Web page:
“For so it is, oh my Lord God, I measure it, but what it is that I measure I do not know.” –St. Augustine
Gross Domestic Product (GDP) gets a lot of attention these days. It’s fair game for bloggers, talking heads, perhaps your local barber. While most agree that higher GDP is better than lower, there are problems, some better-known than others. Some theorists have considered the concept hopeless, such as Austrian economist Oskar Morgenstern, who called GNP (the predecessor to GDP) “primitive in the extreme and certainly useless.” Lamenting the idea that the whole of a nation’s economic activity could be captured in a single number, he said that “very few men, even few economists, or should I say regretfully, especially economists, have a real appreciation and understanding of the immense complexity of an economic system.”
Let’s get the formal definition out of the way. GDP is the market value of all final goods and services produced in a particular country in a given year. The federal Bureau of Economic Analysis computes this number and releases it quarterly. The level of GDP is used as a basis for evaluating other things, like the national debt, which currently stands at about 85 percent of one year’s GDP in the United States. GDP growth rates are closely followed. These are inflation-adjusted, seasonally adjusted, and annualized, and are of course supposed to tell us how well the economy is doing.
Simon Kuznets gets credit for the first serious attempt to calculate national income figures, publishing his first work on the subject in 1941. Following in his footsteps, calculation of GDP and other “national income accounts” has become a core area of the economics profession. The explosion of economic and financial news has thrust GDP into the limelight in recent years.
If high GDP growth is good, low is bad and negative is worse. A recession is informally defined as two consecutive quarters of declining real GDP. We had four quarters of declines during 2008 and 2009, the low point being negative 6.4 percent annualized in the first quarter of 2009. The third quarter figure was positive 2.2 percent and the revised fourth quarter figure was 5.9 percent, suggesting that the recession is ending. But as was widely reported, much of the third quarter figure was due to the Cash for Clunkers program, which has earned widespread scorn for its wastefulness. The fourth quarter figure was boosted by inventory replenishments.
Robert Kennedy had this to say about GNP in a 1968 speech: “The Gross National Product does not allow for the health of our children, the quality of their education, or the joy of their play. It does not include the beauty of our poetry or the strength of our marriages, the intelligence of our public debate or the integrity of our public officials. It measures neither our wit nor our courage, neither our wisdom nor our learning, neither our compassion nor our devotion to our country; it measures everything, in short, except that which makes life worthwhile.”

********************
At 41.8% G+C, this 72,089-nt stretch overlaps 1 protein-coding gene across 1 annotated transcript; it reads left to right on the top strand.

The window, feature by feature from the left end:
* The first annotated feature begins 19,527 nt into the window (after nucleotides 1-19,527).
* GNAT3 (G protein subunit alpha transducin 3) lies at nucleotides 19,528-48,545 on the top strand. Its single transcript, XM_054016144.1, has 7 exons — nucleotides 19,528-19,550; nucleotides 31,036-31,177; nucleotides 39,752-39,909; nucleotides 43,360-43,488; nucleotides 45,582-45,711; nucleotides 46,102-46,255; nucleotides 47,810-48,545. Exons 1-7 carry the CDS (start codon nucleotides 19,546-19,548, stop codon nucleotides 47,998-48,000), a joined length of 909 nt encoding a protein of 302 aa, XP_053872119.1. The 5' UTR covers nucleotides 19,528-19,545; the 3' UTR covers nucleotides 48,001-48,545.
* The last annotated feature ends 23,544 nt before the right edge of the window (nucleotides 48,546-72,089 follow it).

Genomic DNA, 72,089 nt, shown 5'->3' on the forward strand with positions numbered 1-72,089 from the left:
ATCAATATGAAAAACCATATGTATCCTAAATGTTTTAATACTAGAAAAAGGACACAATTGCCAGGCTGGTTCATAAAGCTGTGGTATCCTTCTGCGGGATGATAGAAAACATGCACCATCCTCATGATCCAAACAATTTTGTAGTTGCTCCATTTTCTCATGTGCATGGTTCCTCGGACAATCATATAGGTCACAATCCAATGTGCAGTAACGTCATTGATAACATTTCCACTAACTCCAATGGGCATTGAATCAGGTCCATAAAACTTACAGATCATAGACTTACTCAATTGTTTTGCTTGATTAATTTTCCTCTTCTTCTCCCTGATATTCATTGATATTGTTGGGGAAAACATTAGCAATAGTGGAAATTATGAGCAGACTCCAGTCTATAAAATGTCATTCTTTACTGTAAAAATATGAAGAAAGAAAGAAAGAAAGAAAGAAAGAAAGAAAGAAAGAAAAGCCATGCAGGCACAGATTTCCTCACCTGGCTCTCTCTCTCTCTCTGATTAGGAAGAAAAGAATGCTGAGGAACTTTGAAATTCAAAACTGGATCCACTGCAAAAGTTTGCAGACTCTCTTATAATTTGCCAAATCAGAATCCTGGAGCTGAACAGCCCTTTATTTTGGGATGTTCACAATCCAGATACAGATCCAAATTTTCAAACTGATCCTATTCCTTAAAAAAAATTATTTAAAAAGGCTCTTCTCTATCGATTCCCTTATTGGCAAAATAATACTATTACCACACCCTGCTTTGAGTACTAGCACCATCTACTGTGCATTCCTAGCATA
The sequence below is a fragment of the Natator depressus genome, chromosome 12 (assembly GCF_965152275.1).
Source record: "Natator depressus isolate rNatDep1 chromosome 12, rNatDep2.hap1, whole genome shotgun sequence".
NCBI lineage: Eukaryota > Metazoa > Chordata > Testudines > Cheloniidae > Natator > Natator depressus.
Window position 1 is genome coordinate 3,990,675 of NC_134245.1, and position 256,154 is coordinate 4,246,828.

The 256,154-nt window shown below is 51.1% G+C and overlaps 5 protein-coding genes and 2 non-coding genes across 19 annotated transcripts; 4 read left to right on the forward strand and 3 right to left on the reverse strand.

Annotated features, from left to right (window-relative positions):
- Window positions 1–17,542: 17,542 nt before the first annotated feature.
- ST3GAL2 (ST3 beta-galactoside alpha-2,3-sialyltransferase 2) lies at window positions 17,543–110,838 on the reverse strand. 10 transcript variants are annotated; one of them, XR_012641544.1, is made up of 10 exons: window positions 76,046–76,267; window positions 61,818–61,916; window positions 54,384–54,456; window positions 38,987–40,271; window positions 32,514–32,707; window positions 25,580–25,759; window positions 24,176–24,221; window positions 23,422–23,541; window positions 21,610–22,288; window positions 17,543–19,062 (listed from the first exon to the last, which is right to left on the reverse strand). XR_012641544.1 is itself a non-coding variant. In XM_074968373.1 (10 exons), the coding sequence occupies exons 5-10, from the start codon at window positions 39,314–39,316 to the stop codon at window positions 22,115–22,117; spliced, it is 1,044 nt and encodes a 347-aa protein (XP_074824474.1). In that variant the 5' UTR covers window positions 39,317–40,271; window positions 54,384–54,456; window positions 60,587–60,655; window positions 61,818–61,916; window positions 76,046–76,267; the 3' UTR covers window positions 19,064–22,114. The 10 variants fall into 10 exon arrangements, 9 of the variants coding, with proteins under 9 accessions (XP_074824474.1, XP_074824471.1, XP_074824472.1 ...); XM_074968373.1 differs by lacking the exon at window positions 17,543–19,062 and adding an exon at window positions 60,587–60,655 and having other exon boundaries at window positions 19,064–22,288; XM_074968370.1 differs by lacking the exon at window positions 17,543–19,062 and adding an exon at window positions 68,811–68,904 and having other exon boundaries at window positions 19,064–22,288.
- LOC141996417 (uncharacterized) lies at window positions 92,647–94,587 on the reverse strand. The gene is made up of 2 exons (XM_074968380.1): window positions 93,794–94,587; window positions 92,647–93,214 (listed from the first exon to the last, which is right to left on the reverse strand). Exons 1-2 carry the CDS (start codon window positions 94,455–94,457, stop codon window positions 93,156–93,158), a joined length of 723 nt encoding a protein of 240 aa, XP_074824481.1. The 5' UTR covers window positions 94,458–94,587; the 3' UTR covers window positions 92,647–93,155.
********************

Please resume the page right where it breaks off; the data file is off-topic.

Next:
Kennedy had a point, even if he overstated it. Indeed, GDP excludes household production, charitable services, bartered goods, and illegal production. If a mother stays at home to care for her children, her services don’t count. If she takes a job, both her production and the daycare services that she buys are counted. Production of marijuana, a good that many people value, is not counted–not in the United States, though it is in Canada. Economist Peter Bauer used to say that the birth of a cow increases per capita GDP, while the birth of a child lowers it.
Further problems arise in tracking GDP over time. One is inflation, which can be accounted for by using a price index to adjust the figures–though price indices are themselves problematic. Price indices are skewed by the introduction of new goods and services and by improvements in quality. For example, we get a lot more personal computer for our money than we did even five years ago. Statisticians use sophisticated techniques called “hedonic adjustments” to try to account for such developments, none of which can fully overcome the inherent subjectivity of things like quality.
Overblown adjustments of computer quality may have misled former Fed chairman Alan Greenspan into an exaggerated view of productivity gains during his tenure. In fact, the BEA quietly dropped hedonic adjustments for computers in 2003.